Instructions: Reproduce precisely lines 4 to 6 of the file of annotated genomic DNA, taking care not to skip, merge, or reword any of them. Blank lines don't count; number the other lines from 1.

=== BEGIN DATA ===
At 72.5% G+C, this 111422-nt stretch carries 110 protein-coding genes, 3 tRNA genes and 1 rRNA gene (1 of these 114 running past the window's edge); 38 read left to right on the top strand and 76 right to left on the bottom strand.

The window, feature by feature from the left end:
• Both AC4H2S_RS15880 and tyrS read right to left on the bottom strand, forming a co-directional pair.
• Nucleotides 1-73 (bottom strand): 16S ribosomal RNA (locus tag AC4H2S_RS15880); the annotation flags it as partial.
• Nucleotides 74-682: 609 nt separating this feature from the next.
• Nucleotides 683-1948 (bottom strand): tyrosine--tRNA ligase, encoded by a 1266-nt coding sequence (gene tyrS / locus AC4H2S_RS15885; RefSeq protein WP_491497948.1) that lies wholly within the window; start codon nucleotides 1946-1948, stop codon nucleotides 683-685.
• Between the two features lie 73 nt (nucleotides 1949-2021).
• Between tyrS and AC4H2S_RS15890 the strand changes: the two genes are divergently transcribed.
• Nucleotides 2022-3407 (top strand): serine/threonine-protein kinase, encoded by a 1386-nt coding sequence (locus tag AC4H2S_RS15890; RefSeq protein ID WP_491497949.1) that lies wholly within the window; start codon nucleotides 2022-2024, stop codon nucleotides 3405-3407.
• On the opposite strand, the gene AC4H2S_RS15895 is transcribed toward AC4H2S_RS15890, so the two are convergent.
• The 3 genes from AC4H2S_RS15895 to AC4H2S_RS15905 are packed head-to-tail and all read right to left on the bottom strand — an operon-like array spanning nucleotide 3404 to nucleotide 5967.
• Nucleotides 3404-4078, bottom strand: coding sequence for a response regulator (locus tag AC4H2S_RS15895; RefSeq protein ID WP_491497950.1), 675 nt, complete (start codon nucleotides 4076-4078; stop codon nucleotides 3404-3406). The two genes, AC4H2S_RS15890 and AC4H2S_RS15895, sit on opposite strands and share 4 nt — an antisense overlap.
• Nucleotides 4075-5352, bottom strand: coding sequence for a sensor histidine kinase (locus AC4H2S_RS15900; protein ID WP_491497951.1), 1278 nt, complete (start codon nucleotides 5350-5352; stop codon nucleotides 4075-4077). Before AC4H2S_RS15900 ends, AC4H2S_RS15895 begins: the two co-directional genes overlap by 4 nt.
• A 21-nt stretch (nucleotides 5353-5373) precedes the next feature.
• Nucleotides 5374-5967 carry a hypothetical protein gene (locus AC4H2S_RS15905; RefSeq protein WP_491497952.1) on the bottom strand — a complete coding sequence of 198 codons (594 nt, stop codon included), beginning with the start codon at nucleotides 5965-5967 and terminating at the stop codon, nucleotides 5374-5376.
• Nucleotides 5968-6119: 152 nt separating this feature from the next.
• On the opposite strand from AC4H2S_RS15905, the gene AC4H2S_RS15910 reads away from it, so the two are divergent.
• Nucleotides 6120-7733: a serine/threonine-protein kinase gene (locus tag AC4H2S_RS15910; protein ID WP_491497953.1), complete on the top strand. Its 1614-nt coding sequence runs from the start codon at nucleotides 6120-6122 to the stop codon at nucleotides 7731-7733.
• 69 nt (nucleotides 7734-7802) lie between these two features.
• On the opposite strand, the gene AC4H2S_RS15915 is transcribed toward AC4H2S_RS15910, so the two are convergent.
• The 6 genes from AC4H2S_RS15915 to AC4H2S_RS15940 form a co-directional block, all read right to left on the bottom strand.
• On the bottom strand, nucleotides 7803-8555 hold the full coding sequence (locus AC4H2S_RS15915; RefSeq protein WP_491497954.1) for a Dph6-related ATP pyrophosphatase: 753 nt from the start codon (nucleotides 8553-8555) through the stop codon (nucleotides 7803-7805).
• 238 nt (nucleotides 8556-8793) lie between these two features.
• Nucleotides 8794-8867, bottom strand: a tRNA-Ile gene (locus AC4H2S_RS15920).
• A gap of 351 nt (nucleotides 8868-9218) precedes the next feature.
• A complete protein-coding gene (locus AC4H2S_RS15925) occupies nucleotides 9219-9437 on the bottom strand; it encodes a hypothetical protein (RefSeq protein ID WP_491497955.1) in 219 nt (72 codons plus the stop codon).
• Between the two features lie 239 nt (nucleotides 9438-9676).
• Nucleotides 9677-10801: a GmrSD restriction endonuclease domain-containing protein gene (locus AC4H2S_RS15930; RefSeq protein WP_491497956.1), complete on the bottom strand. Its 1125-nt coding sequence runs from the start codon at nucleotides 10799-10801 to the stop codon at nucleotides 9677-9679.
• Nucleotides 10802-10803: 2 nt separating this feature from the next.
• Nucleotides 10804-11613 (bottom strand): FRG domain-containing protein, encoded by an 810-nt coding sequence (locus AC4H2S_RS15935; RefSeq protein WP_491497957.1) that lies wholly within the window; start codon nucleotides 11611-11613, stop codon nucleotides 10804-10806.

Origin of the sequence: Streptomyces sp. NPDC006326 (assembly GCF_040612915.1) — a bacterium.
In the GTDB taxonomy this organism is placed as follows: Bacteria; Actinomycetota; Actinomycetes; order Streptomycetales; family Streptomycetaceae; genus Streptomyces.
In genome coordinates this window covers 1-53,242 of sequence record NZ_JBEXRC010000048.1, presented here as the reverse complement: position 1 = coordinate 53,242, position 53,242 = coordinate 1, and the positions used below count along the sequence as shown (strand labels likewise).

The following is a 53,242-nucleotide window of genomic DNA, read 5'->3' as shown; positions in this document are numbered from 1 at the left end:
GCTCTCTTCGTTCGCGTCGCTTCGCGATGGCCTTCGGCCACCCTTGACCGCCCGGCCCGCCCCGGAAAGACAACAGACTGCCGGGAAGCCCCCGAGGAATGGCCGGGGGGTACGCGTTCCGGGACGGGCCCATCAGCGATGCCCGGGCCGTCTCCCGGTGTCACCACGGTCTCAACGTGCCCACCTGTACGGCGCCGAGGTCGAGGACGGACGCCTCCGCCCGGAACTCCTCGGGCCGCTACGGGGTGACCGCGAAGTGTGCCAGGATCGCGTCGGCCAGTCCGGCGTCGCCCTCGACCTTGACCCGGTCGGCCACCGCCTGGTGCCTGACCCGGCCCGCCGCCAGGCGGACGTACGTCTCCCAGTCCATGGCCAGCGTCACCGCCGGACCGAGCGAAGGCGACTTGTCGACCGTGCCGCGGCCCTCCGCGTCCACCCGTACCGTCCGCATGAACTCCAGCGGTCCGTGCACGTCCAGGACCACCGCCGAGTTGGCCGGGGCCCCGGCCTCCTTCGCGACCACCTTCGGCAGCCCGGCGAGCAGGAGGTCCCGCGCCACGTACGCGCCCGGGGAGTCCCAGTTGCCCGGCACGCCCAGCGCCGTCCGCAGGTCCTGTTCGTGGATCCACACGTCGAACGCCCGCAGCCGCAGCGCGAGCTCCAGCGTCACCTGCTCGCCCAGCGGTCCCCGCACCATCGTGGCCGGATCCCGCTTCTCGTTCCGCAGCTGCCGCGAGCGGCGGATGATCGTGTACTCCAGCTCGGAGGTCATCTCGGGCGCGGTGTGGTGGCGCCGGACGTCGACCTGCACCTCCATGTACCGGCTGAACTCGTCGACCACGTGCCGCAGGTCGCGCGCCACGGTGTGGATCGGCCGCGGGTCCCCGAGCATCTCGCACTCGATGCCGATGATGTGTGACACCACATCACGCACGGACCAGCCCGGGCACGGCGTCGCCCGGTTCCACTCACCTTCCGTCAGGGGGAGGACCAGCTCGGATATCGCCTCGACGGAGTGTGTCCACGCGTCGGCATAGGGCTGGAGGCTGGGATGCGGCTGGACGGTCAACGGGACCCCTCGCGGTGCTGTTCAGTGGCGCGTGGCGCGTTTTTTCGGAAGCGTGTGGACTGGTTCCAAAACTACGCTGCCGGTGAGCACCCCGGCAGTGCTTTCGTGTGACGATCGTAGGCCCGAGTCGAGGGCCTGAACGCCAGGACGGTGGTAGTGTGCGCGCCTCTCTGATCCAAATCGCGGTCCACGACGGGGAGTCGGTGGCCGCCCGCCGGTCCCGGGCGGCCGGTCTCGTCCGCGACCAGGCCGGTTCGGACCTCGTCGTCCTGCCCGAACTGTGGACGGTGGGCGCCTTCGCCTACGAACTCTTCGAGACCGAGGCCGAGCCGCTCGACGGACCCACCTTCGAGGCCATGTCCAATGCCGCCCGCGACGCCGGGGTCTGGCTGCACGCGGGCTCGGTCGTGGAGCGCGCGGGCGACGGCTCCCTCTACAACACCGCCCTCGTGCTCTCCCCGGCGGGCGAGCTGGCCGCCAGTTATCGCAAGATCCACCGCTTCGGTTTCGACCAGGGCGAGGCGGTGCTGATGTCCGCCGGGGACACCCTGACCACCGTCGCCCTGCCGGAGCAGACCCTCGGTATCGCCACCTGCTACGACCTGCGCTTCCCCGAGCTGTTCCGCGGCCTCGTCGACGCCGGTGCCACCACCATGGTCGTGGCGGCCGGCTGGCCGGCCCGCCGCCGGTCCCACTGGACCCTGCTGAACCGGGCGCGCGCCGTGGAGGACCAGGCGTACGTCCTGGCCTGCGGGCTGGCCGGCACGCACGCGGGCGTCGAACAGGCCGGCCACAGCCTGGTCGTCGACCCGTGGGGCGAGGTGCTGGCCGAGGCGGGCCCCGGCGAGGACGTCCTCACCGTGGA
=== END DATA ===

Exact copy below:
• Nucleotides 1-73 (bottom strand): 16S ribosomal RNA (locus tag AC4H2S_RS15880); the annotation flags it as partial.
• Nucleotides 74-682: 609 nt separating this feature from the next.
• Nucleotides 683-1948 (bottom strand): tyrosine--tRNA ligase, encoded by a 1266-nt coding sequence (gene tyrS / locus AC4H2S_RS15885; RefSeq protein WP_491497948.1) that lies wholly within the window; start codon nucleotides 1946-1948, stop codon nucleotides 683-685.